This month’s CKAN Monthly Live was about harmonising health data around the globe. We had Fjelltopp - a technical consultancy building and maintaining CKAN instances for the United Nations AIDS relief fund (UNAIDS). UNAIDS supports modelling and estimation of the AIDS and HIV epidemic in countries across Africa. This process depends on a complex ecosystem of national and international stakeholders, data, and software tools, with CKAN at the centre.
Fjelltopp works with Ministries of Health and United Nations staff around the world to help them manage their health data. Their mission is to help harmonise the world's public health data. In their presentation we learned a lot of valuable examples of what worked well and not so well in their endeavours towards their mission. The highlight of their presentation was the AIDS Data Repository project that aims to improve the quality, accessibility and consistency of HIV data and HIV estimates by providing a centralised platform with tools to help countries manage and share their HIV data.
According to Dr Jonathan S. Berry, "Managing health data is hard and it's also chronically under-resourced at a national level, especially in the low-middle-income countries. It isn't surprising since it's a very real challenge here in countries like the UK where someone needs to teach government bodies that excel is not a database..."
AIDS stands for acquired immunodeficiency syndrome and it is a disease caused by human immunodeficiency virus or HIV. It essentially damages your ability to fight disease and infection. Here’s some statistics for 2020:
- 37.7 million people were living with HIV around the globe
- 31.6 million of them knew that they were HIV positive
- 27.5 million people were on treatment
- 24.9 million people were exhibiting suppressed viral loads (a huge public health success)
How do we know these numbers? We know it from aidsinfo.unaids.org. The website maps out the number of people living with HIV, the number of new infections, the number of people on treatment, the number of people with viral load suppression, etc. All these sorts of information are the culmination of a huge statistical estimates process. The problem with the data was that all this data goes into a complex network of stakeholders and software tools and traditionally all these tools and these people were trying to handle all these different data sources for every country around the world for every year. So the problem was that it was quite a mess.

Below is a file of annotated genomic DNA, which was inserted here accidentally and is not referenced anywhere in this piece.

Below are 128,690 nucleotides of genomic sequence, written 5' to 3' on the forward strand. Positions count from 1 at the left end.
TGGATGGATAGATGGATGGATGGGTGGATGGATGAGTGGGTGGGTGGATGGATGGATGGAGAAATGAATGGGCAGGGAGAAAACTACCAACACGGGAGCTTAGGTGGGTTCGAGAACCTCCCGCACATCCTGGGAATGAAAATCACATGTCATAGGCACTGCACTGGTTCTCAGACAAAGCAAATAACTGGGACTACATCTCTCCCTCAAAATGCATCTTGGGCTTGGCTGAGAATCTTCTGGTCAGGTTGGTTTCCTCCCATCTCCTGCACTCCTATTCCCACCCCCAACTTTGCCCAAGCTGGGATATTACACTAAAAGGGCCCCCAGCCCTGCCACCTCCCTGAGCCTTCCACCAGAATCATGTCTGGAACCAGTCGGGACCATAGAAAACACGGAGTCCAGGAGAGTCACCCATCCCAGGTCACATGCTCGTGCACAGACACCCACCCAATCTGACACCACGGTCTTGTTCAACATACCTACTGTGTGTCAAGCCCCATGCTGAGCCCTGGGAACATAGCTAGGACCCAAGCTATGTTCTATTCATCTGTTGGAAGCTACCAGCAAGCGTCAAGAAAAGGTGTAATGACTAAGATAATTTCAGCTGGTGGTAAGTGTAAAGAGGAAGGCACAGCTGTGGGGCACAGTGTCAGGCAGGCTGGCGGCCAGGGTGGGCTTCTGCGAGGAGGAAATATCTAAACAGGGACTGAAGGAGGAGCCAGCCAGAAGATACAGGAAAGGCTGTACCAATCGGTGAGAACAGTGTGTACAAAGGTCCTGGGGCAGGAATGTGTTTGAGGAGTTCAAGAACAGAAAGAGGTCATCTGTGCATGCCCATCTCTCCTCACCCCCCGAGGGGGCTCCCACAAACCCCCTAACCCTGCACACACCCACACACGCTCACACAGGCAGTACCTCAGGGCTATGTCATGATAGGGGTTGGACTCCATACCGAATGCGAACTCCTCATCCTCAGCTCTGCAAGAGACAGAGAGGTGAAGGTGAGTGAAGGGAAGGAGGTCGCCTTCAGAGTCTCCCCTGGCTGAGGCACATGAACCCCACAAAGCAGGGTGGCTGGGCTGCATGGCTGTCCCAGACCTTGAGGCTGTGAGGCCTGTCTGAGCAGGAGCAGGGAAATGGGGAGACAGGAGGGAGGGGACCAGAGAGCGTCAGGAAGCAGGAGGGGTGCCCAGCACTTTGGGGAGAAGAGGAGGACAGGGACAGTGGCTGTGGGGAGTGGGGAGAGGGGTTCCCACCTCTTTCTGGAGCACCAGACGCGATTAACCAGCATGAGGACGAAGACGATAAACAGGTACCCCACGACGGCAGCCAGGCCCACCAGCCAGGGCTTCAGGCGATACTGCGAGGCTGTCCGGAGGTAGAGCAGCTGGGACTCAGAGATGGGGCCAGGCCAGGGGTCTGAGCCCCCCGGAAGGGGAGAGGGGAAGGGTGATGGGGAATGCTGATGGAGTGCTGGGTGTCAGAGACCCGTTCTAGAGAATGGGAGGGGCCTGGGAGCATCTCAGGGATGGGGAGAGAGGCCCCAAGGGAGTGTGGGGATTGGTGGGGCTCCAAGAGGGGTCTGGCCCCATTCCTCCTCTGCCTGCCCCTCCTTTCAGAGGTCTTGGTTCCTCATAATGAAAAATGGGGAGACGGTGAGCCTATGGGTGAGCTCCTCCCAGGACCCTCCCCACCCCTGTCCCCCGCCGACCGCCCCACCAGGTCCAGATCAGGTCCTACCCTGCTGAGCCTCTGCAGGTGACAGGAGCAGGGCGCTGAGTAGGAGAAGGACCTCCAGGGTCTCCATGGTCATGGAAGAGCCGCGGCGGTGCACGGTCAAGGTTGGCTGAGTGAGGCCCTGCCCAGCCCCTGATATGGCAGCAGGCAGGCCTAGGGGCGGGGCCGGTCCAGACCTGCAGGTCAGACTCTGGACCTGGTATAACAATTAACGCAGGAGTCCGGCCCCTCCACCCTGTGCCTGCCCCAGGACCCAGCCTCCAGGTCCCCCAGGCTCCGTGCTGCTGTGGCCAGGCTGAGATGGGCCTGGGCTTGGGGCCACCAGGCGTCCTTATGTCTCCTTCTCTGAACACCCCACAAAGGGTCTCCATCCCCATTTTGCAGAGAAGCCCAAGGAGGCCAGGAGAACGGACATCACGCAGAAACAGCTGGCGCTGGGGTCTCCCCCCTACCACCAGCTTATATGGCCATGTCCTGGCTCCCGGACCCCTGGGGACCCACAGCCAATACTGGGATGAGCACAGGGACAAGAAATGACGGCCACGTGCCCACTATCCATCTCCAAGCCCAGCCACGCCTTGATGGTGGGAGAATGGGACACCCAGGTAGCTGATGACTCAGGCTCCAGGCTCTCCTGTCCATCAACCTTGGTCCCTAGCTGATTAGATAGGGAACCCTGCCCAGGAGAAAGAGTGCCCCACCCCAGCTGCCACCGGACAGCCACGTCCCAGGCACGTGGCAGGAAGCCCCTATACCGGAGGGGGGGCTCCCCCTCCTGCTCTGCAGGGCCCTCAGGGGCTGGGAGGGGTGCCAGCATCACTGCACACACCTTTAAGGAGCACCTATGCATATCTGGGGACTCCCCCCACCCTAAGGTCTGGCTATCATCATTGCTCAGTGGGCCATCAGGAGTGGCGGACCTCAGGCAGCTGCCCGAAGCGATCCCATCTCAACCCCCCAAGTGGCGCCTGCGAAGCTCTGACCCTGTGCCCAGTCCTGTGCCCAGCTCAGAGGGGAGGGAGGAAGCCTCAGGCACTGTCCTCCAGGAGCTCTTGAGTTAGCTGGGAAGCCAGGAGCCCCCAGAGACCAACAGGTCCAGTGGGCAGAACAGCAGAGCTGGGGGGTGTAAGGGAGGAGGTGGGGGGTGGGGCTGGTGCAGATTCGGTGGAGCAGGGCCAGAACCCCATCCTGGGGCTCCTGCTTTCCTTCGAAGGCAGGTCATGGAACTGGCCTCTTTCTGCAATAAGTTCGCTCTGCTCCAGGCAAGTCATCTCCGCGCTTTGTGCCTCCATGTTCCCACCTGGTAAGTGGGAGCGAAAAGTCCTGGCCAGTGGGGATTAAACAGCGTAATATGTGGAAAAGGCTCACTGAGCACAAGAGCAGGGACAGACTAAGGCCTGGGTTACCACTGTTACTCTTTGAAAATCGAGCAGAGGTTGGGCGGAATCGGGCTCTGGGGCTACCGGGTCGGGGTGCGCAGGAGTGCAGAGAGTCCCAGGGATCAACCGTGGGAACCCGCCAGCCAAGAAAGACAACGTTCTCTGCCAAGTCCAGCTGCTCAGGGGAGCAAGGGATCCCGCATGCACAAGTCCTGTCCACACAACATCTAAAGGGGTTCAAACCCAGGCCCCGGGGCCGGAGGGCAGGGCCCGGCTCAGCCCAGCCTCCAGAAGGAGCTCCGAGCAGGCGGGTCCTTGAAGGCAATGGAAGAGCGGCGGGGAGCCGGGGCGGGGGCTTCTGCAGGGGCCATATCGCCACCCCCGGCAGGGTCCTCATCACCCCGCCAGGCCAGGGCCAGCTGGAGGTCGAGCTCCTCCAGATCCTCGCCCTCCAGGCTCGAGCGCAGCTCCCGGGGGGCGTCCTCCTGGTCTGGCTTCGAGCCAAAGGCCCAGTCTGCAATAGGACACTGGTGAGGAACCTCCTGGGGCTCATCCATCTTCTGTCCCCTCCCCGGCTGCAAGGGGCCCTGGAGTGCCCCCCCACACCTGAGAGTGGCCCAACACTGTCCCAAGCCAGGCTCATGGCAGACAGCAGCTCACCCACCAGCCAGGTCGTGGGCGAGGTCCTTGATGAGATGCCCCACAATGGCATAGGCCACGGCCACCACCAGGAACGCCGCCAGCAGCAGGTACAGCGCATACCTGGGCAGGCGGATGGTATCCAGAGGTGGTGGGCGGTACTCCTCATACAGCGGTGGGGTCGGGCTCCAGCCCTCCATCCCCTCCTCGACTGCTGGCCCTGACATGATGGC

The solution: A CKAN instance right at the heart of that complex process: the AIDS Data Repository.
Why CKAN: “CKAN in this context is a data management platform rather than a data publishing platform. We chose it because it's open source, it's well supported and has a high number of valuable features and, of course, the interoperable API.” - said Jonathan. It's running CKAN 2.9.4, it's almost on python 3 (not quite there yet), it’s storing health data for over 40 countries with over 700 users (ministry of health staff, staff from research institutions, NGOs, CDC, UNICEF and others.
Fjelltopp are super interested in how they can help deliver tools and capacity building for sound data management in the health sector around the world. In their presentation they talked about six main principles of sound data management:
- balance between flexible access & robust security
- ensure that metadata is kept as complete as possible
- validate early & often
- version everything - not just the data but the metadata and the schemas
- automate where possible
- have a clear process for archiving final data in a reliable, fail-save location
They shared some of the successes and the challenges they've seen working to fulfill these principles . You can see more details in the video recording. Some other agenda items from our meetup:
Fjelltopp is a social enterprise on a mission to help harmonise health data around the globe, especially in low and middle income countries. Working since 2015 with UN field experts (including WHO, UNICEF, UNAIDS, FAO), Ministries of Health, and other local partners across Africa and Eastern Europe, including the Central African Republic, Somalia, Malawi, Madagascar, Ukraine and Kazakhstan. As an advocate of The Principles for Digital Development, Fjelltopp seek to provide solutions that are sustainable, open-source, interoperable, and user-orientated. A company committed to ethical business and social mission before profit.
- Dr Jonathan S. Berry
CEO at Fjelltopp
Jonathan is passionate about using technology and data to improve the quality of life in some of the poorest countries in the world. After completing a PhD in Computer Science at Durham University (U.K.) Jonathan worked as a technical consultant for the World Health Organisation (Jordan) during the Syrian refugee crisis, developing an integrated, case-based, real-time, electronic public health surveillance solution. Jonathan and his colleagues founded Fjelltopp out of the success of this work.
- Tomasz Sabała
Technical Director at Fjelltopp
With a masters in applied Physics, Tomasz worked for Pega as a software engineer before taking on a public health data engineering role with UNICEF Somalia during the national 2017 pre-famine response - where he met the Fjelltopp team. Tomek is a technical lead working to understand what it is that makes software teams successful. He has been working with CKAN for two years, taking a lead on DevOps, infrastructure and full stack development of CKAN extensions.
On a final note, here is the recording of the full meetup: CKAN Monthly Live #4
Join us next time!
Our next meeting will be on 20 October 2021! You can sign up here to be notified for future meetups. We’ll announce the topic very soon!
We look forward to seeing you all on CKAN Monthly Live!
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